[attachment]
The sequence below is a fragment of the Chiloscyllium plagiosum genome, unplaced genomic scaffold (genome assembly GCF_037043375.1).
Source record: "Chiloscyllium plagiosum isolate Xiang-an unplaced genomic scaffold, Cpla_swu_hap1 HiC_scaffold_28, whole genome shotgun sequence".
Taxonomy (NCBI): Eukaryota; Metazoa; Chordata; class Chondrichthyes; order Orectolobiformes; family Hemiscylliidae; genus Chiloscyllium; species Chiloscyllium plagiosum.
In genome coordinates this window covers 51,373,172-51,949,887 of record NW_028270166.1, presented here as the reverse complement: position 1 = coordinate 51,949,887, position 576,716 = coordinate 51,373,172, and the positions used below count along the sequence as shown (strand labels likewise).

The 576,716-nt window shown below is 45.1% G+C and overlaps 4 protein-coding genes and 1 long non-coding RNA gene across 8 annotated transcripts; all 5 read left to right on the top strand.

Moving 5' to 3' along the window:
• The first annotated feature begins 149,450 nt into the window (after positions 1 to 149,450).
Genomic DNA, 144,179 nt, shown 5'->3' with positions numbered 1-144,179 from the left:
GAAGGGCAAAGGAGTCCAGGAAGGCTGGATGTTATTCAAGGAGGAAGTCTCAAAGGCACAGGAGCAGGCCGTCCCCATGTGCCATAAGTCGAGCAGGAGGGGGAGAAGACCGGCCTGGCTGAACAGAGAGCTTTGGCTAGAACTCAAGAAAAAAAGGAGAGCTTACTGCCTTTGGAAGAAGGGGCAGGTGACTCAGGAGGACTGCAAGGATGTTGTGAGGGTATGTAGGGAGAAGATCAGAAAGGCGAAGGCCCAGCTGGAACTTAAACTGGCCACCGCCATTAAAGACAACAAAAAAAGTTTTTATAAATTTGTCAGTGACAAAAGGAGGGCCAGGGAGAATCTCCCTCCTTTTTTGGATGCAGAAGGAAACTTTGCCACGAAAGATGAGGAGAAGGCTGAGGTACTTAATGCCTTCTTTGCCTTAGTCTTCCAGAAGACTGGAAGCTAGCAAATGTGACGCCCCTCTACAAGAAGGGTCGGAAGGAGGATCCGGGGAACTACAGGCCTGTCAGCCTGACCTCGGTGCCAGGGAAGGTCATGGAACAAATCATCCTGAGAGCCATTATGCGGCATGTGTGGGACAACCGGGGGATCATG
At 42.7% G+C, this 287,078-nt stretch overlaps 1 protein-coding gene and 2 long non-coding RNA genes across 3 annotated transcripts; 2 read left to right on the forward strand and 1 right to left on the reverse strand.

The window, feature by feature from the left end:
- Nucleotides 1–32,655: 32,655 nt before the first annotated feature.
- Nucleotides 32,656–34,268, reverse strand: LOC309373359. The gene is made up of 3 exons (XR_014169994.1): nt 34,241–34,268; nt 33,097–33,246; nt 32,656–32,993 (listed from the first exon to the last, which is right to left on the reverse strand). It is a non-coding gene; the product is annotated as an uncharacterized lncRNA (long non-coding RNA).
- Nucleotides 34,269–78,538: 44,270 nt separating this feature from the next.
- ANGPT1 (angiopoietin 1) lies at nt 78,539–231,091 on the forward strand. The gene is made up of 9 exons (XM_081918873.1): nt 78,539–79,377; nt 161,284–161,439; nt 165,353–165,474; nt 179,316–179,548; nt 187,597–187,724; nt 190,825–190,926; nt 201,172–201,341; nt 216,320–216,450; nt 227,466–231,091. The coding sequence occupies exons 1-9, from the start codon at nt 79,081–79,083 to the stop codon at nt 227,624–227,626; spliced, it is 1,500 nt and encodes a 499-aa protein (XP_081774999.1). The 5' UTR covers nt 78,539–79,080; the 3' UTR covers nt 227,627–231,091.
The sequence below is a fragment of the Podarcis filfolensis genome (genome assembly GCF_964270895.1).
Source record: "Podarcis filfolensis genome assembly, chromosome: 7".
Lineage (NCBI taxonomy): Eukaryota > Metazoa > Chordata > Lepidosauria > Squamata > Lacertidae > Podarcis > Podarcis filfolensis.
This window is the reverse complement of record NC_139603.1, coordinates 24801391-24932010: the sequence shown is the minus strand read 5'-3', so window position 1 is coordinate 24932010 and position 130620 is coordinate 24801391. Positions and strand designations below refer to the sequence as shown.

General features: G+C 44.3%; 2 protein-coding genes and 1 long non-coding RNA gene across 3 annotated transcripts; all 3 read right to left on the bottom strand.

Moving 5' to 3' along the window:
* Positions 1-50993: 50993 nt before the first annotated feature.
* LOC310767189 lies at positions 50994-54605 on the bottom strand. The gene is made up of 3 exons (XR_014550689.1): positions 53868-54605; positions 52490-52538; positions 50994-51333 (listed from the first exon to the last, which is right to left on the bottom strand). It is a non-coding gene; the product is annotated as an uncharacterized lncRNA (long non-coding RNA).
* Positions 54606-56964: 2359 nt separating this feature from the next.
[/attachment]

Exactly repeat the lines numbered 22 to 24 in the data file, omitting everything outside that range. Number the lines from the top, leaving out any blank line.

* Positions 1-50993: 50993 nt before the first annotated feature.
* LOC310767189 lies at positions 50994-54605 on the bottom strand. The gene is made up of 3 exons (XR_014550689.1): positions 53868-54605; positions 52490-52538; positions 50994-51333 (listed from the first exon to the last, which is right to left on the bottom strand). It is a non-coding gene; the product is annotated as an uncharacterized lncRNA (long non-coding RNA).
* Positions 54606-56964: 2359 nt separating this feature from the next.